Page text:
Ask Wine Wizard

I have had rosé and white wines with very low levels of CO2


George Vierra — via email asks,

I have had rosé and white wines with very low levels of CO2. They are not sparkling wines, nor as fizzy as a Vinho Verde. The wineries must inject CO2 at the filler bowl. How is this done? What CO2 level is sought? Thank you.


Wine wizard. Many of our readers may not be aware that, indeed, for some wine styles and types, we winemakers actually add residual carbon dioxide gas (CO2) before bottling. A tiny bit of sub-threshold CO2 can actually provide a sensory “lift” or sense of freshness in the mouth, even if you wouldn’t necessarily call the wine bubbly. Dissolved carbon dioxide gas is easily dissolved in liquids, especially those that are cold (which is why a bottle of bubbly will go flat quickly if not chilled) and has a sensory threshold in wine of about 500 mg/L (ppm). When I’m bottling a white or rosé wine and I want a little lift, I try to bottle between 700–1500 mg/L.

This small level is accomplished in commercial wineries by chilling down the stainless tank with glycol to about 35–40 °F (2–4 °C), then doing a gentle pump-through (racking valve back to top of the tank usually works well) with an in-line sparging stone on the outlet side that is hooked up to a CO2 cylinder on a slow bleed. The level of CO2 can then be checked with a carbodoser (a simple glass cylinder that is sealed, shaken and released — the wine that gets released is a relative measure of the dissolved gas) or if you have access to a fancy lab, by a titration. I also find that, absent both, and if I’m working with non-production volumes, I just go by taste and how the wine feels.

If I had a barrel or two and wanted to get a bit of CO2 in there, I might do something as simple as stopping a malolactic fermentation with SO2 and then making sure I stored the wine cold and bottled while the wine was still young (say, within a few months of stopping the fermentation) and still had some dissolved CO2 in it naturally. You could also get a hold of your beer-kegging buddies and see if they would lend you their set up — I’d wager you could get a nice level of CO2 in pre-bottle wine (you don’t want too much!) with a keg and someone’s lagering fridge. The one thing you want to be careful of is overdoing it, because if you get much over 1 bar of pressure, especially if you can’t store your wine in a cool place, you’re going to start having corks popping all over your cellar.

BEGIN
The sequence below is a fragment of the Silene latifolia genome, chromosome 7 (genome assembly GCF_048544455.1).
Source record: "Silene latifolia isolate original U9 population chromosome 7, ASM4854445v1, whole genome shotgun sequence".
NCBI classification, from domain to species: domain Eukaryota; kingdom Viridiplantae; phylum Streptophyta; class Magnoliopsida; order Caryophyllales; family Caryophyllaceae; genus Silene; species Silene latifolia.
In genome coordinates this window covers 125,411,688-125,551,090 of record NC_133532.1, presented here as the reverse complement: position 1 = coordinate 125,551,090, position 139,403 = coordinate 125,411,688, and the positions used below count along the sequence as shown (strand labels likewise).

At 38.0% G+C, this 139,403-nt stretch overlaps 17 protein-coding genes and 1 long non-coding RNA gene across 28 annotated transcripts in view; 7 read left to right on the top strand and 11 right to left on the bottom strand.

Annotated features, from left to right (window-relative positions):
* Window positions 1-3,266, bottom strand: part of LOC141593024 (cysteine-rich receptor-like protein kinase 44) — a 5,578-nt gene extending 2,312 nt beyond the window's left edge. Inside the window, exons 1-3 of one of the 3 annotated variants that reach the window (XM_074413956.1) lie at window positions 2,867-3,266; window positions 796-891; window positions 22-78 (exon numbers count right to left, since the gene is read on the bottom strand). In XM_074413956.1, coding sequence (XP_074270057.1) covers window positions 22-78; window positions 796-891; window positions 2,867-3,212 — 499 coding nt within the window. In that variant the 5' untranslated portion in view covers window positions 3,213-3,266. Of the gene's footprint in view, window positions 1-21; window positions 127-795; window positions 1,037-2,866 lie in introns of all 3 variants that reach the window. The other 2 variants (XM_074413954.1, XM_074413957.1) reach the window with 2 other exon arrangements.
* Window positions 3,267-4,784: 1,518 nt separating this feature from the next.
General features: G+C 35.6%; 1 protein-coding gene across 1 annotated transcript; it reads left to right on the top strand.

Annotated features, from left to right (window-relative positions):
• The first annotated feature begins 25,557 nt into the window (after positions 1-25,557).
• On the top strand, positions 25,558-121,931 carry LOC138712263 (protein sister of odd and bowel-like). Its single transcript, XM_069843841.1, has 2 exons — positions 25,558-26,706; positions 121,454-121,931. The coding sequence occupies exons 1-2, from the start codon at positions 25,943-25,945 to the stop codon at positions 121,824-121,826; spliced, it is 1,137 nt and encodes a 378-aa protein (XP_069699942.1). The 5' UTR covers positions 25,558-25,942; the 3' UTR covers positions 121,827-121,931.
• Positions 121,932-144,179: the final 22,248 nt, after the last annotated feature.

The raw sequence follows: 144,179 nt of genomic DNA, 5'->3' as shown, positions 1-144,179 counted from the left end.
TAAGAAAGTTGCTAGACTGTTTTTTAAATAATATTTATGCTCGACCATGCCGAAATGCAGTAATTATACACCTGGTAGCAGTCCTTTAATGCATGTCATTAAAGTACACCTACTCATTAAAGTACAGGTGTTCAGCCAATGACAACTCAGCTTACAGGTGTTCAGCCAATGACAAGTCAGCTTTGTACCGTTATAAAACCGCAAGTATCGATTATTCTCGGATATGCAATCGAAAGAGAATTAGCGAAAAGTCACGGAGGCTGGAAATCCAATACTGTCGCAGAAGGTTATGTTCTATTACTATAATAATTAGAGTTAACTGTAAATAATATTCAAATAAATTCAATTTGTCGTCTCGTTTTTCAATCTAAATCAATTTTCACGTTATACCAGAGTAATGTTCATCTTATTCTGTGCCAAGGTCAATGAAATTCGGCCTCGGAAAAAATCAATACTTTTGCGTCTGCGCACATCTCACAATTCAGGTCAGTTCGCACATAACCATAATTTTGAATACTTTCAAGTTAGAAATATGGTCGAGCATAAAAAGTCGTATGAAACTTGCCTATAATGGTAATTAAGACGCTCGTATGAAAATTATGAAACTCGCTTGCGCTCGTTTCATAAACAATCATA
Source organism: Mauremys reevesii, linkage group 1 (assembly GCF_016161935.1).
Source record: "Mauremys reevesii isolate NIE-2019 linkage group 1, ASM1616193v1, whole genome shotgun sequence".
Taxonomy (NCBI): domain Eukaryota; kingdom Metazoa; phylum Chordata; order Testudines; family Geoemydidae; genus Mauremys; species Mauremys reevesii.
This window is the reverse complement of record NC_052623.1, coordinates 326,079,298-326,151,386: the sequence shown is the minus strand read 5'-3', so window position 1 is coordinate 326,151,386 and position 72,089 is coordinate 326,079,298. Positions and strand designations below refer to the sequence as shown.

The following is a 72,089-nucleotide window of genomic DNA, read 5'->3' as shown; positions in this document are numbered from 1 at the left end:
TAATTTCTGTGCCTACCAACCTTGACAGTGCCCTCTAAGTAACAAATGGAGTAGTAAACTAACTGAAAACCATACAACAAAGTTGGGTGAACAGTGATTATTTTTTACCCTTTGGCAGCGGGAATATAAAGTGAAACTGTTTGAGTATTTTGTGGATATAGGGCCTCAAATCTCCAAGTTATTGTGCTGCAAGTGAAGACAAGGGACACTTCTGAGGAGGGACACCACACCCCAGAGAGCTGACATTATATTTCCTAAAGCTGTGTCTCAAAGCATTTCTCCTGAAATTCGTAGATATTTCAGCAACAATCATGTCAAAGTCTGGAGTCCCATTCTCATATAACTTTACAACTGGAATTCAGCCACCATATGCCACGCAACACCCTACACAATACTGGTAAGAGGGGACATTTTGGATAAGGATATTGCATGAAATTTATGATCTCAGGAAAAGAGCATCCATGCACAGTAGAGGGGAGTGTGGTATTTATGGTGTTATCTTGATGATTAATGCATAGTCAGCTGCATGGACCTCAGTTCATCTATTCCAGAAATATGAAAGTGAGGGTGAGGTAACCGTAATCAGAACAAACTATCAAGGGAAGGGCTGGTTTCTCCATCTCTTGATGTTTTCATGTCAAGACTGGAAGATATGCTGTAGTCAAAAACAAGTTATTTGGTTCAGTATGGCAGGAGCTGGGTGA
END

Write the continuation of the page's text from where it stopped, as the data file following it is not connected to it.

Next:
You mention Vinho Verde, or the famous “green wine” of Portugal. Red, white or rosé, Vinho Verde isn’t a grape varietal, as some people assume, but simply means “young” wine. It is meant to be consumed within a year of bottling and frequently has less than one bar of pressure, sometimes called “pétillant” rather than “sparkling.” Vinho Verde usually is bottled with some residual natural CO2 gas in it and then sometimes bottled on a counter-pressure line to maintain the CO2 level through the bottling process. I would bet that your homegrown bottling process is much more gentle so you won’t need to invest in the equipment, just make sure you bottle your wine while it still has some dissolved CO2. Sterile filter for clarity and to exclude microbes (necessary if you have any residual sugar or malic acid).

If all of the crazy terms we use for pressure and fizziness have got you cross-eyed, here are some figures to use for conversion. Winemaking manuals will often be in one term or the other so it’s important to be able to convert between them to make any sense of it.  Here are some handy conversions and gassy facts:

  • 1 atm = 14.696 psi
  • 1 atm = 1.01325 bar
  • 1 psi = 261.33 mg/L (ppm dissolved gas measure)
  • Sparkling wine is normally bottled between 60–90 PSI.